SAN ANTONIO, Texas -- The U.S. Border Patrol for decades has conducted immigration checks at transportation hubs like bus stations and airports. Now, the agency is quietly rolling back the program.
But the reason for the move remains unknown.
National spokesman Bill Brooks, based in Marfa, Texas, had little to say when asked what’s going on. He wasn’t willing to answer any questions beyond reading from a prepared statement.
“The Border Patrol is constantly reviewing and adjusting strategies in order to improve operational effectiveness,” Brooks said. “Intelligence-driven transportation checks are one of many tactics utilized to address emerging threats.”
He would not confirm if there has been a policy change. But current and former agents say personnel is being pulled out of airports, bus terminals and train stations.
Now, they can only be present at transportation centers if first tipped off to illegal activity.
Kent Lundgren was assigned to El Paso International Airport three decades ago. He’s now retired from the agency and heads up the National Association of Former Border Patrol Officers.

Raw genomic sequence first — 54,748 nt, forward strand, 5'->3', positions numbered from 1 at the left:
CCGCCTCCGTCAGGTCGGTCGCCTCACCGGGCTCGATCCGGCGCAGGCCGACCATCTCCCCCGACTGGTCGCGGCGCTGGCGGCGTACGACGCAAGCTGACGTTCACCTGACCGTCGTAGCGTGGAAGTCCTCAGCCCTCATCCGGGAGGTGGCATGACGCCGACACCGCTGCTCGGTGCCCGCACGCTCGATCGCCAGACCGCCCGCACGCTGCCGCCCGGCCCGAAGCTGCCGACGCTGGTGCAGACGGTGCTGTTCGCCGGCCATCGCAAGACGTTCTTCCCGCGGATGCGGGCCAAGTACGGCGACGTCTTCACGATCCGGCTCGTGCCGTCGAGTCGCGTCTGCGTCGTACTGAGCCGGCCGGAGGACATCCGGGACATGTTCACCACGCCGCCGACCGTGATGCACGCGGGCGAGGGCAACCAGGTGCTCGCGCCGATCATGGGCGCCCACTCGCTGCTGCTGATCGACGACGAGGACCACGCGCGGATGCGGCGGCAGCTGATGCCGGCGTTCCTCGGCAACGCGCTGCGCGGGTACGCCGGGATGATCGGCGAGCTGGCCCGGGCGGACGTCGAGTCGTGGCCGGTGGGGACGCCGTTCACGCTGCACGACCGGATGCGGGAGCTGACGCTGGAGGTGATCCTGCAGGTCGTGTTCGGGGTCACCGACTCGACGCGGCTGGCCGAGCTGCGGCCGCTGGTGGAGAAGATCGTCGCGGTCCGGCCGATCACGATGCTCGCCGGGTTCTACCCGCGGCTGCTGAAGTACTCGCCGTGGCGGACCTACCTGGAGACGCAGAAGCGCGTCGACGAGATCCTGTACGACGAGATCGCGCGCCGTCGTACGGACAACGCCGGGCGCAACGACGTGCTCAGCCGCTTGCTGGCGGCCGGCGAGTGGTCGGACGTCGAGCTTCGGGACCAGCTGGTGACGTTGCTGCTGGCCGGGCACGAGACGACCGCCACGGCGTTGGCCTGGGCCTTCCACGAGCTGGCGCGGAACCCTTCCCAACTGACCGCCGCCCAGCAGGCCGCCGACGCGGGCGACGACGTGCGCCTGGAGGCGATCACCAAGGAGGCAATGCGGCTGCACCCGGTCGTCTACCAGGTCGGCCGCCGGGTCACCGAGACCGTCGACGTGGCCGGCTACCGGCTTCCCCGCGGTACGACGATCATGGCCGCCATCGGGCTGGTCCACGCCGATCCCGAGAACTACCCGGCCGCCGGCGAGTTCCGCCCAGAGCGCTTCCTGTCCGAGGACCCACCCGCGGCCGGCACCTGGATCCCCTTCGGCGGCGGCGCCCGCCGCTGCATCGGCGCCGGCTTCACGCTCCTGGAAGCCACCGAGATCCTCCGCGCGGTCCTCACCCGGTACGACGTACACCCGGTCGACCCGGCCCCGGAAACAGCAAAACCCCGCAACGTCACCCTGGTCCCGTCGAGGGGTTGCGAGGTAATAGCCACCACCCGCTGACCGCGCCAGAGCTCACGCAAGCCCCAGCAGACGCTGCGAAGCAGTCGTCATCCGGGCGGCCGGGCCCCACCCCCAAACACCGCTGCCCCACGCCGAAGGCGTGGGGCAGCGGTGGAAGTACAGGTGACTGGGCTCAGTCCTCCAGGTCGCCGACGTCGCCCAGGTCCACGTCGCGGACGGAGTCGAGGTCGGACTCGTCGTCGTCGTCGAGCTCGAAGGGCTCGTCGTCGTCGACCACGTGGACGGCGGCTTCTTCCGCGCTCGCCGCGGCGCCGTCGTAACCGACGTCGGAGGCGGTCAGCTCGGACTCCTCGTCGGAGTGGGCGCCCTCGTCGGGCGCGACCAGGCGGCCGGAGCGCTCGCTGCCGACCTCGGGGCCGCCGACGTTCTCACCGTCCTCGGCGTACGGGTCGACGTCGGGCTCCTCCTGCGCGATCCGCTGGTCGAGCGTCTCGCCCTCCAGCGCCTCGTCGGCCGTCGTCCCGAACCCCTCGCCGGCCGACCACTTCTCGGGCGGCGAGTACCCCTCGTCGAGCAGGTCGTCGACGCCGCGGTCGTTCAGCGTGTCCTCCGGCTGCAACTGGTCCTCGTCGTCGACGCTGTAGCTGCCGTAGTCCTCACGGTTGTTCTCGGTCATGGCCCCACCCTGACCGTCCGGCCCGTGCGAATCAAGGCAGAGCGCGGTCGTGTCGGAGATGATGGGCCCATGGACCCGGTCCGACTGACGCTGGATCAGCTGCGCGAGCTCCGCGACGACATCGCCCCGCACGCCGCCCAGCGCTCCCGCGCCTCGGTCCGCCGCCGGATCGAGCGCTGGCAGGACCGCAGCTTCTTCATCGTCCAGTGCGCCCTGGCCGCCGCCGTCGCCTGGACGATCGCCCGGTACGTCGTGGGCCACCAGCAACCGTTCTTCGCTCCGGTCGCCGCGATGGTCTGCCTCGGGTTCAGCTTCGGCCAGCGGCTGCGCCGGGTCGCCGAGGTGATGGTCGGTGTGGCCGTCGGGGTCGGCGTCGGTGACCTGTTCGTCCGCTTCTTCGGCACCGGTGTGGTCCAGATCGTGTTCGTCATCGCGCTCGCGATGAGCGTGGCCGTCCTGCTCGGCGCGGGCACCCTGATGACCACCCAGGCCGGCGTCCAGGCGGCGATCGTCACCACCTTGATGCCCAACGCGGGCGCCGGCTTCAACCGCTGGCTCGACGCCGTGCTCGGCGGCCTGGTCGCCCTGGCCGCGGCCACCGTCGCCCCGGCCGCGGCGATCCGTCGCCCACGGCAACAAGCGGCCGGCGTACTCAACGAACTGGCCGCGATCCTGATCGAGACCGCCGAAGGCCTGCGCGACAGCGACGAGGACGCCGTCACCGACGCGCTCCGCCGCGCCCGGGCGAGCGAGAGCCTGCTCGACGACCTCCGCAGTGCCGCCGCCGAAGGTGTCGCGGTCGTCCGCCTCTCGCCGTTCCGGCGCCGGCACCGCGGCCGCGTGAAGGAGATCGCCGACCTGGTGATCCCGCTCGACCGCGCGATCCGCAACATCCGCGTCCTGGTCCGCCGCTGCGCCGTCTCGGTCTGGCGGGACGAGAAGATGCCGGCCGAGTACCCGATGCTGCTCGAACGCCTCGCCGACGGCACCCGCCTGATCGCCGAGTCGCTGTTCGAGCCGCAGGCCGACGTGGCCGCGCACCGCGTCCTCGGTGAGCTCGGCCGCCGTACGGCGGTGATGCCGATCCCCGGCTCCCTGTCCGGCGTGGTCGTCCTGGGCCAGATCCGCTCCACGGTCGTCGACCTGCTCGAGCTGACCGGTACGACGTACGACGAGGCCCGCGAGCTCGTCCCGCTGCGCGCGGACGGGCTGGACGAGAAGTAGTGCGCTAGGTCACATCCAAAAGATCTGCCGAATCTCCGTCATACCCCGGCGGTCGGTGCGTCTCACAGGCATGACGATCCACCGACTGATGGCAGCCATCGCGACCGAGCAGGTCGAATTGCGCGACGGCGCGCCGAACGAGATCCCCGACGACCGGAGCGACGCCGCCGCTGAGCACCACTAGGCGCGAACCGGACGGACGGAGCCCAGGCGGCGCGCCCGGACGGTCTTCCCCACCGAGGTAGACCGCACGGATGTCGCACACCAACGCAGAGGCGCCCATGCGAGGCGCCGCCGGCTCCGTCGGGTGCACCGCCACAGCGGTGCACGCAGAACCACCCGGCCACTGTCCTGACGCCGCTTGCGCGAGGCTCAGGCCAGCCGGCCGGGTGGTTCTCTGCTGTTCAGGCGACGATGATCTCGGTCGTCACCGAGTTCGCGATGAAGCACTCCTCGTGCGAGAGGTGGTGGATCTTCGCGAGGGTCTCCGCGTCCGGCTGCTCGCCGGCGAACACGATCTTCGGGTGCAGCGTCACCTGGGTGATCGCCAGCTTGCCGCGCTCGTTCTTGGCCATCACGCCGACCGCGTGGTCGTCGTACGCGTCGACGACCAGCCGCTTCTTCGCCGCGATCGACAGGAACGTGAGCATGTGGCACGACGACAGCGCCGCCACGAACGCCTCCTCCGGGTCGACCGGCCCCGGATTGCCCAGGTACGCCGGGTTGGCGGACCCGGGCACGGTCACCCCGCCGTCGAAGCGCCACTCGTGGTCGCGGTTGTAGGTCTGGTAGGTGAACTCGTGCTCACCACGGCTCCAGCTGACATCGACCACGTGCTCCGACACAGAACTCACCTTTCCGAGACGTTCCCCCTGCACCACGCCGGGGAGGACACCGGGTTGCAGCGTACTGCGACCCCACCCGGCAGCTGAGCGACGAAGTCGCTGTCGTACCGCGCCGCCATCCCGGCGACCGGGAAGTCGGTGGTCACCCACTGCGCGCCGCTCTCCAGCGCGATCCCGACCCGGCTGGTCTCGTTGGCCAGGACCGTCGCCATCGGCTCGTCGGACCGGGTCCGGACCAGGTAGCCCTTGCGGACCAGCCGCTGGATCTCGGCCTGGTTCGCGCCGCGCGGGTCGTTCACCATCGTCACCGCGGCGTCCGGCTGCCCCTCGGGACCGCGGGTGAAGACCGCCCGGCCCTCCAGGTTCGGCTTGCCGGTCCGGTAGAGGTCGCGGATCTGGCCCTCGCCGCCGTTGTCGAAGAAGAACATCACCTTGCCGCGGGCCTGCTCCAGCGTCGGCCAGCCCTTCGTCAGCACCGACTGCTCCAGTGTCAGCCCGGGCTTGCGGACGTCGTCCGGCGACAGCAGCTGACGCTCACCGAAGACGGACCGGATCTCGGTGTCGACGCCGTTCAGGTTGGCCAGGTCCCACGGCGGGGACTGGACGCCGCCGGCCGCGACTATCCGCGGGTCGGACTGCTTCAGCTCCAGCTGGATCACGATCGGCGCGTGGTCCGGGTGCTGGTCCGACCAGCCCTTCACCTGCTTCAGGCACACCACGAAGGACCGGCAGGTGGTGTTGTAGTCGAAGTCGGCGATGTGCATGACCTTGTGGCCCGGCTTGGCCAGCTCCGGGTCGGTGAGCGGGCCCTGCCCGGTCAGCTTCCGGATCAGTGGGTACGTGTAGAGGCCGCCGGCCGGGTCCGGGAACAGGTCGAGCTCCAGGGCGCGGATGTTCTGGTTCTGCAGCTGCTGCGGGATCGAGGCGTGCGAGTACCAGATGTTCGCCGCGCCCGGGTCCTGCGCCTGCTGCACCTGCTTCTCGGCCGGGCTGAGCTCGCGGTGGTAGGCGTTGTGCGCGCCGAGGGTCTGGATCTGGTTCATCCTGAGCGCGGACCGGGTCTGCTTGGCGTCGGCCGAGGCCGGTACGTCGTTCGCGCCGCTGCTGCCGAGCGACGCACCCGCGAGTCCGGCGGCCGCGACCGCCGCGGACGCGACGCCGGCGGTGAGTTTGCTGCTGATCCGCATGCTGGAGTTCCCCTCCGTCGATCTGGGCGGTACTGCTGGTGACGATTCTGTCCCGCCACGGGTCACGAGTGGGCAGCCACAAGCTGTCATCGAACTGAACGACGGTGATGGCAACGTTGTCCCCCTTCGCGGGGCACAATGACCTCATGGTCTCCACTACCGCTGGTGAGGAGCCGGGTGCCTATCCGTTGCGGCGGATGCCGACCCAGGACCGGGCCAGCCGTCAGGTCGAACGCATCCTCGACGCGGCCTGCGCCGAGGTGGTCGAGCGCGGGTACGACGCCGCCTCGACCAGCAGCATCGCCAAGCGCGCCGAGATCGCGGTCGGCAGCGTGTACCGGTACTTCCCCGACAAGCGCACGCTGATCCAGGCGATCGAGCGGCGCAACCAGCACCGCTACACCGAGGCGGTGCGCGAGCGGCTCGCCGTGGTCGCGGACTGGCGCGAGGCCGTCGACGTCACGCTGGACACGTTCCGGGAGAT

“They have been told to quit something they’ve done for 60 years,” Lundgren said. “That’s a policy change and anybody who says otherwise is just playing word games.”
Agency administrators didn’t want word of the change to get out, said Shawn Moran, a San Diego agent and vice-president of the Border Patrol union – the National Border Patrol Council – which represents 17,000 non-supervisory agents.
“Smuggling organizations are very smart,” Moran said. “They know when there’s a change in our policy, they know how we operate.”
He added: “And when they don’t see us at these transportation hubs, they’re going to exploit that system to move drugs, people, what have you, into this country.”
It remains unclear how far and wide and how quickly the policy shift is taking place. The agency’s not saying.